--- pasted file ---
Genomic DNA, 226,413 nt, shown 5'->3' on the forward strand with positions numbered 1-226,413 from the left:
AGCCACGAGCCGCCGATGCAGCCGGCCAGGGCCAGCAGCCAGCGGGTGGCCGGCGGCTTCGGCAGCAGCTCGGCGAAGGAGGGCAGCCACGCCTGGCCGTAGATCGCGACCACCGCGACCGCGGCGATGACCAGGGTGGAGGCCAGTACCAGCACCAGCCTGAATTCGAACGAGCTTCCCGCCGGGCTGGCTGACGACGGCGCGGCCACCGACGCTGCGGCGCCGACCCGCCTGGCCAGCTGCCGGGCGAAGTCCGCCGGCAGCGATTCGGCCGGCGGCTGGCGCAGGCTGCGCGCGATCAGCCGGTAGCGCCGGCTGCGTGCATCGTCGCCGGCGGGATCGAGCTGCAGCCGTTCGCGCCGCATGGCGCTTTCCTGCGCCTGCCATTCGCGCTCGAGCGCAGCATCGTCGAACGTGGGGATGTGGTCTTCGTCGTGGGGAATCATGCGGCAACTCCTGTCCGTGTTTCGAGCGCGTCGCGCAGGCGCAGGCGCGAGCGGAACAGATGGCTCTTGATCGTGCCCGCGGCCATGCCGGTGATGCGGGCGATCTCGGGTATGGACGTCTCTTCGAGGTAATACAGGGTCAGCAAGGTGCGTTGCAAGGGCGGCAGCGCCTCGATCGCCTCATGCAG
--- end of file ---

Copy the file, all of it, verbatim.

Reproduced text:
Genomic DNA, 226,413 nt, shown 5'->3' on the forward strand with positions numbered 1-226,413 from the left:
AGCCACGAGCCGCCGATGCAGCCGGCCAGGGCCAGCAGCCAGCGGGTGGCCGGCGGCTTCGGCAGCAGCTCGGCGAAGGAGGGCAGCCACGCCTGGCCGTAGATCGCGACCACCGCGACCGCGGCGATGACCAGGGTGGAGGCCAGTACCAGCACCAGCCTGAATTCGAACGAGCTTCCCGCCGGGCTGGCTGACGACGGCGCGGCCACCGACGCTGCGGCGCCGACCCGCCTGGCCAGCTGCCGGGCGAAGTCCGCCGGCAGCGATTCGGCCGGCGGCTGGCGCAGGCTGCGCGCGATCAGCCGGTAGCGCCGGCTGCGTGCATCGTCGCCGGCGGGATCGAGCTGCAGCCGTTCGCGCCGCATGGCGCTTTCCTGCGCCTGCCATTCGCGCTCGAGCGCAGCATCGTCGAACGTGGGGATGTGGTCTTCGTCGTGGGGAATCATGCGGCAACTCCTGTCCGTGTTTCGAGCGCGTCGCGCAGGCGCAGGCGCGAGCGGAACAGATGGCTCTTGATCGTGCCCGCGGCCATGCCGGTGATGCGGGCGATCTCGGGTATGGACGTCTCTTCGAGGTAATACAGGGTCAGCAAGGTGCGTTGCAAGGGCGGCAGCGCCTCGATCGCCTCATGCAG